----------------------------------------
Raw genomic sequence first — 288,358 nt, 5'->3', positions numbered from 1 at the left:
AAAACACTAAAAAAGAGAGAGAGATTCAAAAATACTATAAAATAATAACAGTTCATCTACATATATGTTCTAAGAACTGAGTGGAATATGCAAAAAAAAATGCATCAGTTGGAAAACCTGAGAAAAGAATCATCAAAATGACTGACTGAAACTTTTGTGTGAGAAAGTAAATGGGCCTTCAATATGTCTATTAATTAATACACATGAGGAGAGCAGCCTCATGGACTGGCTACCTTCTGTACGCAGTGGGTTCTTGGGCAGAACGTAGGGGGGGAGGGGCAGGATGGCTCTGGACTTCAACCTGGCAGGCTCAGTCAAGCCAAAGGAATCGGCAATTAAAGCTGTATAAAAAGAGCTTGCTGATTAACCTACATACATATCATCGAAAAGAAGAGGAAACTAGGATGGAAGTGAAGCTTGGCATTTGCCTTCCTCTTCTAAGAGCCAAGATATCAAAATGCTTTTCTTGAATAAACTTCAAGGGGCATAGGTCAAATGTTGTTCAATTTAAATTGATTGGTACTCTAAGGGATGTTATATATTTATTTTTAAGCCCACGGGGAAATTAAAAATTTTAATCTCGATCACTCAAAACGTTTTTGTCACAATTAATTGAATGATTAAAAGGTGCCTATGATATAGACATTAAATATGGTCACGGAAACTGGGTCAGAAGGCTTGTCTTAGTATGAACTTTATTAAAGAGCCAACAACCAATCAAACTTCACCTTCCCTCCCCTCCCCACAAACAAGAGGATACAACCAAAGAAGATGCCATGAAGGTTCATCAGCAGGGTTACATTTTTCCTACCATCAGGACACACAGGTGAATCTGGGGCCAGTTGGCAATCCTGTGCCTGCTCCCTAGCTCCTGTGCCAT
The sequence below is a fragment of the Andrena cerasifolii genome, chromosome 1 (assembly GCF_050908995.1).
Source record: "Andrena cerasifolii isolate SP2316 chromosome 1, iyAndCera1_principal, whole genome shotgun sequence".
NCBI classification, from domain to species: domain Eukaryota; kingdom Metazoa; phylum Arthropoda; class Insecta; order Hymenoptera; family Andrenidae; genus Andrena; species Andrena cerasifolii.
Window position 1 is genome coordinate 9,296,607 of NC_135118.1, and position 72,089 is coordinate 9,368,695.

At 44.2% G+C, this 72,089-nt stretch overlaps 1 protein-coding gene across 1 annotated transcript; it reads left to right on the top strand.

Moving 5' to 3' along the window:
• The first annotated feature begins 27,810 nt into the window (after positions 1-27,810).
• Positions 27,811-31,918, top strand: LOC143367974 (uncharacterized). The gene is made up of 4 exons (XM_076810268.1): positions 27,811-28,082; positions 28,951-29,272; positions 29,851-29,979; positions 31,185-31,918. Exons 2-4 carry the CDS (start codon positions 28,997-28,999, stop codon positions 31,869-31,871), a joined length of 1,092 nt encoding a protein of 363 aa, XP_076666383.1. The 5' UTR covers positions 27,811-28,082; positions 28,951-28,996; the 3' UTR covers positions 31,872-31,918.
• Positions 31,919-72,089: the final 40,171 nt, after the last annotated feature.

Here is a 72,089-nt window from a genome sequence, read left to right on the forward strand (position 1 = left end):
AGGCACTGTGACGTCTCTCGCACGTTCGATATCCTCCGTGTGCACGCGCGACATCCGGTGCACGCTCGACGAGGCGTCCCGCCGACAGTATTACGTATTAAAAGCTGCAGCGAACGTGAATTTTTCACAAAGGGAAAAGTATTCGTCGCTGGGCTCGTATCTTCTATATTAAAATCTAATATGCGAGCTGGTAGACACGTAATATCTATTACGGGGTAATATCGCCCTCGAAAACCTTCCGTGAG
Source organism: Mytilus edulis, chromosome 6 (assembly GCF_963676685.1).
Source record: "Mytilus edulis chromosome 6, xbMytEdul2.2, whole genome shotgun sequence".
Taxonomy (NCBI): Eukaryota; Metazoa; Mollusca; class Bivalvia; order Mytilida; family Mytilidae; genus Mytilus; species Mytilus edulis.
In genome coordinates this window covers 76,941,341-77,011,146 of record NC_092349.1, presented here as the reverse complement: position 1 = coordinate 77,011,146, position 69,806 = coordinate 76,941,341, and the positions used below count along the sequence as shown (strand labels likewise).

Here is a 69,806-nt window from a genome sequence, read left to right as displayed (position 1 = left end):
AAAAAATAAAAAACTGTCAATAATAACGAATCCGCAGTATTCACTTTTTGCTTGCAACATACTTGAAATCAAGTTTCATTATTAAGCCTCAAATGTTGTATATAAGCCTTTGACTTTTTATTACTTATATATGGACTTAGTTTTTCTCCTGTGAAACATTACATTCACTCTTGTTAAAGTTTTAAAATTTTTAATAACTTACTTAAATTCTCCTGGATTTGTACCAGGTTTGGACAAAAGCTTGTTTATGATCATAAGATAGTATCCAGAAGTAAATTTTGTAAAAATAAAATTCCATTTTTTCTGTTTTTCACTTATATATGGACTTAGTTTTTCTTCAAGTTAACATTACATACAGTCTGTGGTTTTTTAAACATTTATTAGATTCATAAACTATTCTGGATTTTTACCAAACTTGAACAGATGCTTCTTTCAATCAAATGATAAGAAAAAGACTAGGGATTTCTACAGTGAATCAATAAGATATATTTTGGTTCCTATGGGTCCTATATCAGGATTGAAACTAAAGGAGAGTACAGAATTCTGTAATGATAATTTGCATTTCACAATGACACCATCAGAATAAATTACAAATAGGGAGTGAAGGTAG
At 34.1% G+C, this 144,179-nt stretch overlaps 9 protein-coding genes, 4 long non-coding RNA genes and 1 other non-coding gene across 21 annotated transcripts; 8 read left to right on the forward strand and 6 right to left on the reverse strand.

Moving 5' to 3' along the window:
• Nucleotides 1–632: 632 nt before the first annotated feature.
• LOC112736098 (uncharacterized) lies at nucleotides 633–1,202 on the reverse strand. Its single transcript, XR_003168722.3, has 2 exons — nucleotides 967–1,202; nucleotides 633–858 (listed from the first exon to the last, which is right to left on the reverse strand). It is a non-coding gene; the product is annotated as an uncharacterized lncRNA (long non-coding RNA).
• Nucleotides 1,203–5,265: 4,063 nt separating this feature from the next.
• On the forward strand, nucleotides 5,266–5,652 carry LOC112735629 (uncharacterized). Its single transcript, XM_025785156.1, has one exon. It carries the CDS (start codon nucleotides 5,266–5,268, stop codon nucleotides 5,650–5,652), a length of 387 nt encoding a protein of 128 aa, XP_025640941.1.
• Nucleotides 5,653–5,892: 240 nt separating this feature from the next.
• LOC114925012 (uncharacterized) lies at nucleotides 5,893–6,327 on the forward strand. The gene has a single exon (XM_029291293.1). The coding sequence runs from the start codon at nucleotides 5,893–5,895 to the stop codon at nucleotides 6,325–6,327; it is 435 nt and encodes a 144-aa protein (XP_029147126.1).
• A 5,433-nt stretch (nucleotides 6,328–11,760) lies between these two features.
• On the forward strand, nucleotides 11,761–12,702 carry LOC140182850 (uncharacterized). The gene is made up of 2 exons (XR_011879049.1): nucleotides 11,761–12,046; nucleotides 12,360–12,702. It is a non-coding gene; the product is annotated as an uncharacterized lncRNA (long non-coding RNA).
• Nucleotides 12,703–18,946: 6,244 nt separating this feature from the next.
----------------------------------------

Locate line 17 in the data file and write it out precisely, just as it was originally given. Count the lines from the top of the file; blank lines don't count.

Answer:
In genome coordinates this window covers 76,941,341-77,011,146 of record NC_092349.1, presented here as the reverse complement: position 1 = coordinate 77,011,146, position 69,806 = coordinate 76,941,341, and the positions used below count along the sequence as shown (strand labels likewise).